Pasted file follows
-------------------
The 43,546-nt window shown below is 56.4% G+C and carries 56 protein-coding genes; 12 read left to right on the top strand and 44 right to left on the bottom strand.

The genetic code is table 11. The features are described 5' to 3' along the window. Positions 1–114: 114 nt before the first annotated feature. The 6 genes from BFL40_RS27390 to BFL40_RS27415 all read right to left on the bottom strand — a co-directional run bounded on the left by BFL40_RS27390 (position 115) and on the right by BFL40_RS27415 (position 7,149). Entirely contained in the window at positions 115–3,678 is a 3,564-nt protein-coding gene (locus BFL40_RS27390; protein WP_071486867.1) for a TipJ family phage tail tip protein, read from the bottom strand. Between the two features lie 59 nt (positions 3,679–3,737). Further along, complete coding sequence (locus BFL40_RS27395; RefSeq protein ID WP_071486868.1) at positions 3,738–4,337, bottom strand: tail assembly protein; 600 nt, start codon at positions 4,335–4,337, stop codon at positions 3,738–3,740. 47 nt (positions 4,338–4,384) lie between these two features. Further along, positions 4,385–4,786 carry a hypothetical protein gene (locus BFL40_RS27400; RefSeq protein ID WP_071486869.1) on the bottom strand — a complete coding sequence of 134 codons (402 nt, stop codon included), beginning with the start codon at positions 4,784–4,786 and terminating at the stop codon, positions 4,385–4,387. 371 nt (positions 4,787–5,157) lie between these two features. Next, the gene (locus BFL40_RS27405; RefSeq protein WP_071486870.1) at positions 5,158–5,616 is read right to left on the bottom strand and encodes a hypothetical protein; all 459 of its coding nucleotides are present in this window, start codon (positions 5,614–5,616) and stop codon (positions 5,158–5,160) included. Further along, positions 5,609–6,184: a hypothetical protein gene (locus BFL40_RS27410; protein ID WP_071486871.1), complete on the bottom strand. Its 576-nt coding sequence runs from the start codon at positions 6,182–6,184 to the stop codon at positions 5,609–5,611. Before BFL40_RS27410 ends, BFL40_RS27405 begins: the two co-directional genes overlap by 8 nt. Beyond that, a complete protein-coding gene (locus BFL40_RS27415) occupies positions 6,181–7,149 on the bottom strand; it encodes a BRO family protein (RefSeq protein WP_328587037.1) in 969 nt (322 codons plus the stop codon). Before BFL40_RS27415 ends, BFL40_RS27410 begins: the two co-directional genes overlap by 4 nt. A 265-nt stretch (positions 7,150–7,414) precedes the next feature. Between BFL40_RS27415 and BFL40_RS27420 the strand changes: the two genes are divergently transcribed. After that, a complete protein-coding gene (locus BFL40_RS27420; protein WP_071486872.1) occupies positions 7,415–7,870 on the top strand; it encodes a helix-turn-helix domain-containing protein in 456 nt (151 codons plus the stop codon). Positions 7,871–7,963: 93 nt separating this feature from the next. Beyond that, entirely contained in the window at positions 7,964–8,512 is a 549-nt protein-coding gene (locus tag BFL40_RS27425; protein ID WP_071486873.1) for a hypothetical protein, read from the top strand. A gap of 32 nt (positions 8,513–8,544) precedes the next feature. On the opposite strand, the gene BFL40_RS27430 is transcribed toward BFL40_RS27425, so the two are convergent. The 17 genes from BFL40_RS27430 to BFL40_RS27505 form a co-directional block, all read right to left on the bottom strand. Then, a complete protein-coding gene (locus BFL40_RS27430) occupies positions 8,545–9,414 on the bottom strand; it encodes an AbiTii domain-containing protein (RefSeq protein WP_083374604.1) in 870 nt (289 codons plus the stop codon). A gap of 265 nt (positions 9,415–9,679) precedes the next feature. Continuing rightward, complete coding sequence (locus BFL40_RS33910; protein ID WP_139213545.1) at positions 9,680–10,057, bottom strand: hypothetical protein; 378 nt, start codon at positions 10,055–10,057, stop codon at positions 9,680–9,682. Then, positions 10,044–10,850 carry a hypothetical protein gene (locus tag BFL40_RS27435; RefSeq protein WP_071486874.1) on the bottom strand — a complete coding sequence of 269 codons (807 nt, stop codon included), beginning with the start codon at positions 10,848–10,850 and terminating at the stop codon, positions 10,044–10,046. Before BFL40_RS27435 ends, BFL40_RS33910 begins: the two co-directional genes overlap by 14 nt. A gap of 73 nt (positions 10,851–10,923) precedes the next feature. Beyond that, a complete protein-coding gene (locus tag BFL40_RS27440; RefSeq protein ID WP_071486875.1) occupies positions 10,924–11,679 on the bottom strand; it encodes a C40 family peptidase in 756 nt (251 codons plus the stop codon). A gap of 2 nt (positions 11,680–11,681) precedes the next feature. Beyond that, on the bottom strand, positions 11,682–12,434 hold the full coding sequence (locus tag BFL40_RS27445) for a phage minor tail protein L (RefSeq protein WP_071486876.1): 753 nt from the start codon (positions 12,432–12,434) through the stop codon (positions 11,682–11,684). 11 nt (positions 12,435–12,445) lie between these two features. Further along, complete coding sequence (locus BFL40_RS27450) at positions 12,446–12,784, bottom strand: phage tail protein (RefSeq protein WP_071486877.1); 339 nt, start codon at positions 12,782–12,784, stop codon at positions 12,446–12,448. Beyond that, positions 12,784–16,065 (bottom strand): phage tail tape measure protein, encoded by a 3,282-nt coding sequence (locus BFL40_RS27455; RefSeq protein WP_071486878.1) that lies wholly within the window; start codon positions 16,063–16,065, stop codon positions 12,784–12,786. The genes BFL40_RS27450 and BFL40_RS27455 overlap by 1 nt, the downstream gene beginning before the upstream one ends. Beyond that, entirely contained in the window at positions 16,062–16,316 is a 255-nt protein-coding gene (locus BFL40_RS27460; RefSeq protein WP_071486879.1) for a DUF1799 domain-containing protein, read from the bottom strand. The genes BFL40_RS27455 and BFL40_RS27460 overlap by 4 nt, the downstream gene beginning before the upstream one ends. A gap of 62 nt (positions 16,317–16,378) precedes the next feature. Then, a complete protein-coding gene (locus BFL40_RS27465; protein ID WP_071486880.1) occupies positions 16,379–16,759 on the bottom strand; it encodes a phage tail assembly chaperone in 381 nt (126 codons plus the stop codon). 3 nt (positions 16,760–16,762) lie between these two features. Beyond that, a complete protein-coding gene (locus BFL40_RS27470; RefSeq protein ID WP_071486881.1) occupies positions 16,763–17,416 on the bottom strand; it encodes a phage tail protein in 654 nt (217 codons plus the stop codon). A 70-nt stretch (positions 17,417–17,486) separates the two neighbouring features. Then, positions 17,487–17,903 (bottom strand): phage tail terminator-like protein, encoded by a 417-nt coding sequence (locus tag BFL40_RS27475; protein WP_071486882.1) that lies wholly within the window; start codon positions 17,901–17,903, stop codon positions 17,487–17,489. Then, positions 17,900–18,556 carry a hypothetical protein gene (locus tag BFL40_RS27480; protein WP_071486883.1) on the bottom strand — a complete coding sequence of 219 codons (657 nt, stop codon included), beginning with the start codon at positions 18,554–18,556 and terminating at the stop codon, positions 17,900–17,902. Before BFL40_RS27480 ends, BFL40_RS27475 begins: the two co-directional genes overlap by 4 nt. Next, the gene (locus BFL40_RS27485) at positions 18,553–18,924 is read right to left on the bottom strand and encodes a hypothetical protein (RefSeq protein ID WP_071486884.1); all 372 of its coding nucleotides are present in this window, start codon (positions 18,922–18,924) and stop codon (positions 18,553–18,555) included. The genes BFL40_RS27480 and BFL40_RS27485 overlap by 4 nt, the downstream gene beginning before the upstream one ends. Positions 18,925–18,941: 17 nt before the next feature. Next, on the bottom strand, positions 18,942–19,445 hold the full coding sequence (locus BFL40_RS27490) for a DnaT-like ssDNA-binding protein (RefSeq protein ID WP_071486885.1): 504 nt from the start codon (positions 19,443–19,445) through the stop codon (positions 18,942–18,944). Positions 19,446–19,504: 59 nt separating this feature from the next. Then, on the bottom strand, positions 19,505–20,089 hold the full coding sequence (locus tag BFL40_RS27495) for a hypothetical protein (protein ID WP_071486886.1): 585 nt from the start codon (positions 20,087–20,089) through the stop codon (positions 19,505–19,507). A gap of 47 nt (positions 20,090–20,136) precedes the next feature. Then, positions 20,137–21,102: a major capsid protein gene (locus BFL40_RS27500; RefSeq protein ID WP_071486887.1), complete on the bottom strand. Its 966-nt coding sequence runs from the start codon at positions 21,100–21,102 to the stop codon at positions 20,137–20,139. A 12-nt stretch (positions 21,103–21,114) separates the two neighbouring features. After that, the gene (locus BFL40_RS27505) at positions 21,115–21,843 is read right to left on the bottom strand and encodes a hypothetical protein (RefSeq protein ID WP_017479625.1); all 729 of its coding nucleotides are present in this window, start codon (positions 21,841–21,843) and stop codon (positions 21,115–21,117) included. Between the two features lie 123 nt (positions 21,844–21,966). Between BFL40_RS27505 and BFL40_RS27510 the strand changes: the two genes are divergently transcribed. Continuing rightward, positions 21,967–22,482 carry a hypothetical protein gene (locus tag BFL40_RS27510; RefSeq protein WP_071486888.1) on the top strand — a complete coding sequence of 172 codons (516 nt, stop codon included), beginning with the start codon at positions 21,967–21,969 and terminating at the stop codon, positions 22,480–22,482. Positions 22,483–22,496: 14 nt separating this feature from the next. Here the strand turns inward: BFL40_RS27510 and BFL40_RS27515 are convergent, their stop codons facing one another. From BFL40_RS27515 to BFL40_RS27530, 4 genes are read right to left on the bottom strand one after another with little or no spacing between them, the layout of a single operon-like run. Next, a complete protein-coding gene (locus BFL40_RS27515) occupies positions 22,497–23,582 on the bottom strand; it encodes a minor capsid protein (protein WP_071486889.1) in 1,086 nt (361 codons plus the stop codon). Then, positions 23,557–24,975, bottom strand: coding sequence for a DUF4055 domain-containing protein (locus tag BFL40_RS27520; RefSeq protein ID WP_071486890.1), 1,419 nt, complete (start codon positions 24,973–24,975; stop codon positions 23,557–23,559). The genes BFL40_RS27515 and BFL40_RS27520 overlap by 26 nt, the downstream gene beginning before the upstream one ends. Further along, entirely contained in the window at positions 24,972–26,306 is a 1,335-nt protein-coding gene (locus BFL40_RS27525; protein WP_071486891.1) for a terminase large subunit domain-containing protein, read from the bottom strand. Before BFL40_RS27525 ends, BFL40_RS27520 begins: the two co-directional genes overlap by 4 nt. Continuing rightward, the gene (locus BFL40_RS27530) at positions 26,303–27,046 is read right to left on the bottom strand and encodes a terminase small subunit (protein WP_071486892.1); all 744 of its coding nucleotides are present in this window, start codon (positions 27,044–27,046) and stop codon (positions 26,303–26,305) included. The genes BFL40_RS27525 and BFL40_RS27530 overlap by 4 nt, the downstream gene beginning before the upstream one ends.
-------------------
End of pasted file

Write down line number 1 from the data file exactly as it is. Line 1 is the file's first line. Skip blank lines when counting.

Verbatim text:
The 43,546-nt window shown below is 56.4% G+C and carries 56 protein-coding genes; 12 read left to right on the top strand and 44 right to left on the bottom strand.